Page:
We usually put all the processors in a group test through the same battery of tests using the same test hardware. This is the logical methodology, as the CPUs of old were fundamentally a collection of execution cores operating at a certain frequency with a certain amount of cache. However, this month we have a very mixed selection of CPUs.
The advent of CPUs with integrated graphics, which AMD calls APUs (at least for its own processors), has meant that we’ve had to change our testing methods slightly in some areas.
As we wanted to test the on-board graphics of processors that have them, there’s a set of test results that were generated when we used a discrete graphics card and another set for when we used the on-board graphics unit.
This allowed us to ascertain whether or not using a processor’s integrated graphics made a difference to performance. Our curiosity was fuelled by the fact that the GPU and CPU areas share the processor’s cache. We also tested whether the integrated graphics were fast enough to run 3D games at decent settings and resolutions.
As we’re testing the on-board graphics of sub-£100 processors, we've also toned down our game tests to better represent the kind of requirements these CPUs should face. After all, if you want to play the latest games at maximum settings at 1,920 x 1,080, there’s no avoiding the fact that you’ll need to invest in a fast discrete graphics card at least.
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We used Battlefield: Bad Company 2 and Arma II: Operation Arrowhead for our game tests, at 1,280 x 720 and 1,920 x 1,080. We opted for high detail settings in each game, rather than maximum, and we disabled AA. This meant that the visuals lost a little wow factor, but were still a challenge for the on-board graphics on test. Using the 64-bit version of Windows 7 Home Premium, we also ran our usual suites of CPU tests, which includes our Media Benchmarks, Cinebench 11.5 and WPrime’s 32M test; we also measured the idle and load power draw.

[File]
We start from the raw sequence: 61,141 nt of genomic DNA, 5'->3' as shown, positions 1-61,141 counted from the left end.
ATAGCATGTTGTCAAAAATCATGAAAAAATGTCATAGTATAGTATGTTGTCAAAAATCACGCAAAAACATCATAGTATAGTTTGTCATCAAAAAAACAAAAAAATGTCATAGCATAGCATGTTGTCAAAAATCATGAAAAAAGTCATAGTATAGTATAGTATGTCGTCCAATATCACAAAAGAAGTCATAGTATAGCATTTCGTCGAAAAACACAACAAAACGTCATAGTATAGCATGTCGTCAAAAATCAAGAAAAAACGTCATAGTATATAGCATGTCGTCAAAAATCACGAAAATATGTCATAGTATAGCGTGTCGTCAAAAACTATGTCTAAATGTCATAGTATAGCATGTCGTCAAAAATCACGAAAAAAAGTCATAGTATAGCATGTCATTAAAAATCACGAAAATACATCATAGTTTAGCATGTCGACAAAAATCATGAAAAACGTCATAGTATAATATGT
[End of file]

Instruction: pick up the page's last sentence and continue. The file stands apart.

Our test kit included three motherboards to cater for the three different CPU sockets on test. For Socket FM1, we used an MSI A75MA-GD55, for Socket AM3+ we used an Asus M5A88-M and for LGA1155 we used an Asus P8H61 motherboard. We also used 4GB of Kingston DDR3 Hyper X 1,866MHz memory, a 2TB Western Digital hard disk and a Radeon HD 6850 1GB for tests involving a discrete graphics card.
Only AMD’s CPUs in this test were overclockable, with the overclocked performance adding to their Speed score. As all of the Intel CPUs lacked the ‘K’ suffix from their model names (denoting that their CPU multipliers are locked) their Speed score is based solely on stock-speed performance. The Speed score is derived from the results with the discrete graphics card installed, as some processors don’t have on-board GPUs, so these were the only directly comparable results. Meanwhile, the speed and capabilities of integrated graphics units contributed toward a processor’s Features score.